Sweden: Problems at joint Christian/Muslim funeral

One year old David was buried a week ago at the Landskrona cemetery, but the funeral didn't go as planned.

The Reza family lives near the cemetery and Monir Reza can therefore visit his son's grave every day.  He tries not to think of what happened when the casket was lowered in, but like his wife, he's very disappointed with the imam's behavior during the funeral.  Monir and Carina Reza never had problems with the fact that they're of two different religions.

David Reza was just over a year old.  After a short illness though he passed away at Lund's hospital on July 29 this year.  Already at the hospital the parents discussed how they would conduct the funeral.  Carina is Christian and Monir is Muslim.  They have been together for 13 years and had never considered that one would convert to the religion of the other.  Therefore it was natural for them that the ceremony would contain something from both religions.  They wanted to have an assembly in the church and burial in a Muslim cemetery, but their wish proved hard to fulfill.

Carina Reza says that it shouldn't be so in Landskrona in 2008.  That must be better cooperation between the religions. 

A wild discussion started up at the grave site regarding how the ceremony should be conducted.  The clash ended with the imam refusing to finish the burial. He left and the family and friends concluded the ceremony.

The imam was angry since the boy had in the casket some stuffed animals, letters and pictures.

Carina says that to get to such a situation at the grave was terrible.

Both Carina and Monir speak calmly and objectively about what happened.  They don't want to complain about Islam as a religion or about the individual imam.  They want to draw attention to the problem, so that others in their situation won't meet the same resistance.  They say they doubt they're the only couple of different religions.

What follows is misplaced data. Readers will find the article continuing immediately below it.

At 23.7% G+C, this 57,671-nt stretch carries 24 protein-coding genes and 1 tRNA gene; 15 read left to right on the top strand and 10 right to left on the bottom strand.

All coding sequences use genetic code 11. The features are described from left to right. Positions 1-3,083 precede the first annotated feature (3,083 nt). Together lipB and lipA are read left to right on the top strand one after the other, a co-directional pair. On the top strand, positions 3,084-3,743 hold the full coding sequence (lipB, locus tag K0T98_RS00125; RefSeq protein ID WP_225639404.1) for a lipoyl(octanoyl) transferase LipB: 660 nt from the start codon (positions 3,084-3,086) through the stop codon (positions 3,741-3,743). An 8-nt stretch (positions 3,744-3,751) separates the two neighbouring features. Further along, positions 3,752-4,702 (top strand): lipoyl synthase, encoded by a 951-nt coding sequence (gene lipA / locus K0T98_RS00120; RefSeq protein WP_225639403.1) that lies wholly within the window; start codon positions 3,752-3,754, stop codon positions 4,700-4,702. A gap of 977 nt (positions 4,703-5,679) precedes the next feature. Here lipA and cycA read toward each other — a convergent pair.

Contact with the Swedish church was smooth.  The hospital priest Britt Marklund in Landskrona could see eliminating some of the Christian elements, such as making the sign of the cross, out of respect for all the Muslims present.

Finding an imam was much more difficult.  A first contact in Lund ended negatively.  The imam said it was against his religion to bury somebody who hadn't been washed according to the religion's rules.  Carina and Monir's sisters had already washed David in the hospital in Lund.

The next attempt was Fekri Hamad, an imam in Landskrona.  Monir says he'd asked him how often she prayed, why his wife hadn't converted to Islam and other things which didn't have to do with the burial.

The imam wanted to think it over but in the end it was decided that Britt Marklund should lead the assembly in the church and Fekri Hamad the ceremony in the cemetery.

The church service proceeded as planned and Carina says that it was beautiful.  The organ played  from a Swedish musical, everybody sang and friends read texts.  Monir's relatives understood why they needed two weeks to prepare everything.

After the church service the company assembled in the Muslim part of the cemetery.  The imam came late wearing jeans and a sweatshirt.  With introducing himself, he began his prayer.  when the casket was to be lowered, he asked in Arabic if the boy was laying on his right side and asked to open the casket.

Monir says that he heard people say 'God, it's just a little boy'.

When the imam says the things they had put next to David he got upset and said that they had made God upset and shouted that they're sinning and that God will never forgive them.

Carina and Monir believe that the situation could have been solved much more smoothly if the imam hadn't been so upset.  They say they were open for change.  For example, they knew they shouldn't put valuables in the casket and didn't do so.

Monir says he doesn't want to criticize Islam, but that man didn't show respect for his son.  It hurts him that the imam had yelled and screamed.  Monir had lost David and the imam had trampled his feelings.